Matthew 25 makes a strong case for getting outside of ourselves and serving others – the hungry, the thirsty, the naked, the poor, the prisoners, the outsider, the children. Do we recognize Jesus in the least of these? Or are we afraid because we see where one bad day could land us?  Do we reach out our open hands in generosity, or clench our fists, avert our eyes, and pretend everything is fine?

Jesus didn’t fear having his reputation questioned for the good of others. He touched lepers. Spoke openly with women and welcomed them as disciples. He ate and drank with tax collectors and other miscreants – to the point that some groups called Jesus a drunkard and demon-possessed. Sure, Jesus was wise and chose his battles with intention and purpose, but he didn’t fear the repercussions.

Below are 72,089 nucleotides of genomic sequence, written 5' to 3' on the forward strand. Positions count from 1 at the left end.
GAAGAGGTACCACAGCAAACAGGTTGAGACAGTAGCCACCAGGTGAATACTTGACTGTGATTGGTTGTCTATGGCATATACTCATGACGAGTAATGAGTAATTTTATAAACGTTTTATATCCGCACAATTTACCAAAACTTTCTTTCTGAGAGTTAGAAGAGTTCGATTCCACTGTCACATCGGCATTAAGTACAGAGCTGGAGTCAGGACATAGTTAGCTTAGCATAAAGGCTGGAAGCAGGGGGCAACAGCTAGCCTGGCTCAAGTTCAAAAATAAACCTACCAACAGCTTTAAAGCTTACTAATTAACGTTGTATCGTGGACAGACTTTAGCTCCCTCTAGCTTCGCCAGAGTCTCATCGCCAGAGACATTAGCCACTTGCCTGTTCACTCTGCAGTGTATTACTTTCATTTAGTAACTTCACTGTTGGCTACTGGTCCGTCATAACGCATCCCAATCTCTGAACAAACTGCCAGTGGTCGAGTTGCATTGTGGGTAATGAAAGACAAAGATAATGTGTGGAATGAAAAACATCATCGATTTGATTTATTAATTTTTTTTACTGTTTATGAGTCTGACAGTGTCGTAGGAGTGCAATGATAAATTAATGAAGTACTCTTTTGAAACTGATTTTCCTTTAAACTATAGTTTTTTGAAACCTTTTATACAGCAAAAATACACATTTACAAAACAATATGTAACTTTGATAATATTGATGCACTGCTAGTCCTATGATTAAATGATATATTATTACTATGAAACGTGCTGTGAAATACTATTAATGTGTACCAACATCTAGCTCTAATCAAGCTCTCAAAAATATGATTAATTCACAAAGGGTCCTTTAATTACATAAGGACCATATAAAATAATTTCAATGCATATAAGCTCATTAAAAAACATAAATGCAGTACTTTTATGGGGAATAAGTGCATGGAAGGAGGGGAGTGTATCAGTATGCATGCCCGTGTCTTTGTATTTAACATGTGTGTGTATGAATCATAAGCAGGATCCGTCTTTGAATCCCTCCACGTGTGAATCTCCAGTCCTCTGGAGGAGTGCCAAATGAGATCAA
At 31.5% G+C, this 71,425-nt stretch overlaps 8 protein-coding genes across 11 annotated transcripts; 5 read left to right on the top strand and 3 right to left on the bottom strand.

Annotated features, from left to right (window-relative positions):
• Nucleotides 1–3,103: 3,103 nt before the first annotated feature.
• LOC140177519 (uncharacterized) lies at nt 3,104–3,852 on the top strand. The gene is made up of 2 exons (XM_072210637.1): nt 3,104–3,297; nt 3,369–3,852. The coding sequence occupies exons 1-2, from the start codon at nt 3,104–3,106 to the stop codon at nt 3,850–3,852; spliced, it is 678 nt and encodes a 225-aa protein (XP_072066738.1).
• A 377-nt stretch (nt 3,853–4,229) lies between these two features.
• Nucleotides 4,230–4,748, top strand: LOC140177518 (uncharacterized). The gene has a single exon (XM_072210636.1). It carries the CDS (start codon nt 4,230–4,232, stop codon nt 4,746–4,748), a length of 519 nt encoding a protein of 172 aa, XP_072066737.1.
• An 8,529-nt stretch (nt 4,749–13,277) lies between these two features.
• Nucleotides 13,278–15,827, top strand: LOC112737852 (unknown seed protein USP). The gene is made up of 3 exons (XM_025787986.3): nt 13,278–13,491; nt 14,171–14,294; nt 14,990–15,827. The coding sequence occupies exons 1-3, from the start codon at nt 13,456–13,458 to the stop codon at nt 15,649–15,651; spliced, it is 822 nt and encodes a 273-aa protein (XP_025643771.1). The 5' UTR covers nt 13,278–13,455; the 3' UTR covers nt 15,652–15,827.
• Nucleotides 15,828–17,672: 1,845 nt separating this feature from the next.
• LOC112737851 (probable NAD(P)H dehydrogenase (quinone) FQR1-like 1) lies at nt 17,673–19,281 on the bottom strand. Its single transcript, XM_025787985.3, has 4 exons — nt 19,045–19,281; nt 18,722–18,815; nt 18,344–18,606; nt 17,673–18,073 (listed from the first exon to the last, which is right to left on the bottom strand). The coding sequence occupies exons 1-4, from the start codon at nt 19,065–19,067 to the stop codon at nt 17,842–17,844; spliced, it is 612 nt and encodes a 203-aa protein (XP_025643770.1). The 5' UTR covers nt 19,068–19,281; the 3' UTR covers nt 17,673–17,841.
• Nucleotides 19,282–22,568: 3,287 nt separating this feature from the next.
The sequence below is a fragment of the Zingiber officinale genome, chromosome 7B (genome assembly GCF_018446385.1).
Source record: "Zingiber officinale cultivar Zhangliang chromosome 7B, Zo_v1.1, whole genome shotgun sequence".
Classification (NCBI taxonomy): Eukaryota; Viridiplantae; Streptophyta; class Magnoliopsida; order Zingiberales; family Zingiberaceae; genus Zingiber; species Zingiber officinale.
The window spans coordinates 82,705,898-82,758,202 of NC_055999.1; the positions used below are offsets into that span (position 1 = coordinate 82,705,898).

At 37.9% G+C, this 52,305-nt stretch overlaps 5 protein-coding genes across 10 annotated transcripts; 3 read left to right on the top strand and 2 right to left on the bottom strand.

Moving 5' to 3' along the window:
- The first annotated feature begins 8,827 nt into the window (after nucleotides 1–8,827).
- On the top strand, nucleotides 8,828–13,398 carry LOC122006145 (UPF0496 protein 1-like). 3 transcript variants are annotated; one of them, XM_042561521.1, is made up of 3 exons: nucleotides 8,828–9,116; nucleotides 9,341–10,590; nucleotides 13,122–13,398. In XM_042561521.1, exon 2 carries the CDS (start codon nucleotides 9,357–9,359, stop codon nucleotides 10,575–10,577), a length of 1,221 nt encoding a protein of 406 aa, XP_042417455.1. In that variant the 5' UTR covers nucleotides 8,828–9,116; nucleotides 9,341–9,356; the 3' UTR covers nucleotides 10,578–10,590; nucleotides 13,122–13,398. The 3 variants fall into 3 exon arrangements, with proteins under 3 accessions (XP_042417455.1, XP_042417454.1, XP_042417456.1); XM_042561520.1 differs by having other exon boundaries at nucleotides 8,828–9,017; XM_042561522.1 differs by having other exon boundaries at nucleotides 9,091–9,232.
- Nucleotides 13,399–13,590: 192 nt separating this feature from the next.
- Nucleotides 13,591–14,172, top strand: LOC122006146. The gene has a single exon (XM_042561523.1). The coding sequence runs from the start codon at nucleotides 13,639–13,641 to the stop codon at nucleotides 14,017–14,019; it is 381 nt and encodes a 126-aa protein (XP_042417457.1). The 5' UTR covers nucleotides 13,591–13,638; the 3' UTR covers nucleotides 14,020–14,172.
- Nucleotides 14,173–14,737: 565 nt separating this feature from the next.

If we are following the lead of Jesus, comfort should never be an expectation. Expecting an easy ride should be seen as the exception to the rule, rather than the rule itself. Jesus’ path drove right through the cross – and so does ours, for that matter.

There are so many things that drive us to fear, but if we fully understand the love of God and His command to love others we will be able to proceed with a Spirit of power, and not fear, that God has placed within us. Don’t fear those you serve. Don’t cower before the wars and rumors of wars. Don’t allow fear to become your god – the thing that drives all of your thoughts and actions.

How do you model courage- or fear – in your life? Which of your political, theological, or social views are built on a foundation of fear? How can you rethink them? What can you do today to help your child live courageously in Jesus?

So How’s Your Easter Going?